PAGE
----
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On the Needles

I am battling a nearly overwhelming case of startitis. I want to cast on everything in my queue all at once. (This might explain has no ranking of which object I intend on knitting first.) Consulting ravelry against the mental reckoning of my (limited) stash a few times a day has become my coping mechanism. Once I am sure that I do in fact have enough yarn for that sweater and those mittens or perhaps that wee toy, I am somewhat satiated, but not enough. I am chomping at the bit to get a few projects off my needles so that I might start more.

I am neither exclusively a process nor a product knitter. I am both. I knit to make warm woolly garments for myself and those I love, and I thoroughly enjoy every minute of it (mostly). Usually I finish projects off at a pretty good clip, but I think because I have had everything I am working on on the needles for longer than usual, I can’t help but fantasize about the potential in winding a brand new ball of yarn. So why don’t I? Partially because I am a knitter of limited means and I only have so many needles. Unfortunately, most of the things I am working on and most of the things I would like to begin require the same needles. Buying more is not an option. Also, I am so close to finishing all of them.

At this moment in time, I am about 2/3 of the way through every project I have underway.

First, since I haven’t been very good about updating you on the scarf’s progress, the Linen Stitch Scarf.

I have still been putting about an inch a day on it, despite my lack of updates. As you can see, I am in danger of running out of the lighter colored yarn. I only have four more rows left to knit with that color. However 4 rows at 375 stitches each is 1500 stitches, so you can see why I might be worried. I will make it work. There are only 19 more rows and a bind off to finish this scarf. I feel like I could finish it today, and I probably could if I had nothing else going on at all, and my hands didn’t give out. Unfortunately, today is starting to look pretty full (especially considering I have a class to teach tomorrow, yikes!) And then there’s the problem that after about ten rows, my hands start to get sore. In reality, this will probably be bound off and blocked on Friday, but that doesn’t stop my overzealous mind from thinking I can do it today.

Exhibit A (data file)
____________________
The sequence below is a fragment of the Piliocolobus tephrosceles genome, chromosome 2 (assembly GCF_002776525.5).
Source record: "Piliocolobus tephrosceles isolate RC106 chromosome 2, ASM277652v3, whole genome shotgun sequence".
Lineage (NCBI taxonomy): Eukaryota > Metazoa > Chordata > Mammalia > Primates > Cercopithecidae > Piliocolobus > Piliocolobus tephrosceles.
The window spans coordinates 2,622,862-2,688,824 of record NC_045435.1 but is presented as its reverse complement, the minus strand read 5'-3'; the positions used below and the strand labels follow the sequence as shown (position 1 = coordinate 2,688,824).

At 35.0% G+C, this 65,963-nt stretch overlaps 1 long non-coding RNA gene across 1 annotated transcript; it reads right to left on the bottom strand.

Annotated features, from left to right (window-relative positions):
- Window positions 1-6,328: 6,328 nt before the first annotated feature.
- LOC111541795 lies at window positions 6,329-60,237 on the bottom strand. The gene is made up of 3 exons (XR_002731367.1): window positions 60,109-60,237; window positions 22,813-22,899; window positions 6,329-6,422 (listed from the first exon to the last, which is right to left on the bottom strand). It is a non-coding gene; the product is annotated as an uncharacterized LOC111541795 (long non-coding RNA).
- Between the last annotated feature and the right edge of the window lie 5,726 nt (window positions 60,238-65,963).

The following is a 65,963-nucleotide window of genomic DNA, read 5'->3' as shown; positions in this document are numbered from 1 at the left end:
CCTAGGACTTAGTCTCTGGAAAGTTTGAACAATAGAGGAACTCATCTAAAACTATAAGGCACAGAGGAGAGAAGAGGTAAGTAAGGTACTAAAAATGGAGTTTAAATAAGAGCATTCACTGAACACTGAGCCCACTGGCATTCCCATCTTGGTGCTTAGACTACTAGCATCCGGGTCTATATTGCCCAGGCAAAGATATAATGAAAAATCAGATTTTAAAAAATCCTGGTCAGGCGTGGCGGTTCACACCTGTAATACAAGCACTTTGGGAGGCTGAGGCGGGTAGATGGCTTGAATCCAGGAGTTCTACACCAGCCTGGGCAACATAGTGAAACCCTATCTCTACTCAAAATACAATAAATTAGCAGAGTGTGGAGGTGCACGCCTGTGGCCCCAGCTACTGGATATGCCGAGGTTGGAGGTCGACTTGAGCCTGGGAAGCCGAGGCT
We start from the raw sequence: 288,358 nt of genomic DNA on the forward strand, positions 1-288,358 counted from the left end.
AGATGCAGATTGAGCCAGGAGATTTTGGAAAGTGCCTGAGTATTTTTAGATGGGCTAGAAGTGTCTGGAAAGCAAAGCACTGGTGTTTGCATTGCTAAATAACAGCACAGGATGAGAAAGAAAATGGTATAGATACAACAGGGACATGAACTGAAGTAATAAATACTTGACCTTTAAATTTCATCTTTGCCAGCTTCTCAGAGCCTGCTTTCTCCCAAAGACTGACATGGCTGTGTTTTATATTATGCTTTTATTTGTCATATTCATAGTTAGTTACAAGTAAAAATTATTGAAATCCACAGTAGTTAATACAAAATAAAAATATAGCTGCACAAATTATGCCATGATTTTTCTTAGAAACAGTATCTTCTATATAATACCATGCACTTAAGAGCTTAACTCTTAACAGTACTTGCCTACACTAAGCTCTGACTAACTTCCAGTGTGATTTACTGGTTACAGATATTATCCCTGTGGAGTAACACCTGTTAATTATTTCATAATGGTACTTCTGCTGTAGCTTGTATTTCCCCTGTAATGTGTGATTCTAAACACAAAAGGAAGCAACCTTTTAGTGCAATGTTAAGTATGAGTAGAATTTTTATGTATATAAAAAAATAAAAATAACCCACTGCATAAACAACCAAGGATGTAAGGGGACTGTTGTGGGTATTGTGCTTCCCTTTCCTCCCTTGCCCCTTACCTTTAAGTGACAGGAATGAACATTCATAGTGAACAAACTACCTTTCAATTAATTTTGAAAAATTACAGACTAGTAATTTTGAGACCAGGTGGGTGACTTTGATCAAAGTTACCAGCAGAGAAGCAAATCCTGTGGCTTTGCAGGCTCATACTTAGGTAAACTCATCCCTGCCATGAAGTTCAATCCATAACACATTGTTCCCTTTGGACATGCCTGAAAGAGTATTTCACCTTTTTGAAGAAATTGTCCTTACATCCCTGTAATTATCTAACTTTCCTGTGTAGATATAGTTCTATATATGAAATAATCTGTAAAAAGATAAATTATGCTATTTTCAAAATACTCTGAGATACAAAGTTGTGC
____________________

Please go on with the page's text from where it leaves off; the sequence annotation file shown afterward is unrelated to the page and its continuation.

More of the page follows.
My current favorite project, the one I want to finish so I can wear, and I want to knit with all the time because the yarn is so delicious (being Valley Yarns Sheffield) is the Vignette cardigan from Knitty.

I have all three of the body pieces done. In the photo they are placed as they would be if there were sewn up, and they do look quite attractive despite not being blocked. I only have the sleeves to knit, and I cannot wait to get started on them. My limited knitting needles are getting in my way again, because the needles I need to start the sleeves are currently in the scarf above. (This, of course, is not completely true. I have plenty of size 8 needles running around that I could use for sleeves knit flat. The truth is that I have been using my knitpicks interchangeable needles for the Vignette so far, and must continue using them on the sleeves, because they are my best needles. Plus, it is incentive to finish the scarf asap.)

And of course, I am working on the second striped pajama sock. I just started the heel last night. This is my designated car knitting (when I am not driving), so it is going pretty slow. Usually when I hit this point, I remove the sock from my purse and bang it out in an evening or two, but pretty much everything else is on the back burner until the scarf is done. Like many other knitters, I am almost always working on a sock. Though I tend not to hoard sock yarn. I buy a skein, knit a pair of socks, then find another pretty skein and start over. I have just dyed my the yarn for my next pair (which are for me)–a test skein for a new sock yarn line at the shop. You’ll know more when they are dry.

Last night I washed this:

A bright and beautiful skein of Cormo Rustica. The yarn came from Juniper Moon Farm. It was a special yarn spun from Susie’s cormos. It’s a little rough and there is quite a bit of veg matter still in it, and just the slightest whiff of lanolin. Washing it plumps it up just a bit and gets rid of most of the left over lanolin. It is gorgeous stuff. I am just lucky Susie put it on super sale the day before my birthday, made it affordable (for me) and a no-brainer birthday gift. This lovely skein is going to become a swatch for Skelf by Ysolda Teague. (Little Red in the City was also a birthday gift.) And surprisingly, I am not going to dye it. The last thing this klutz should be thinking about is a white sweater, but this yarn just doesn’t need dyeing.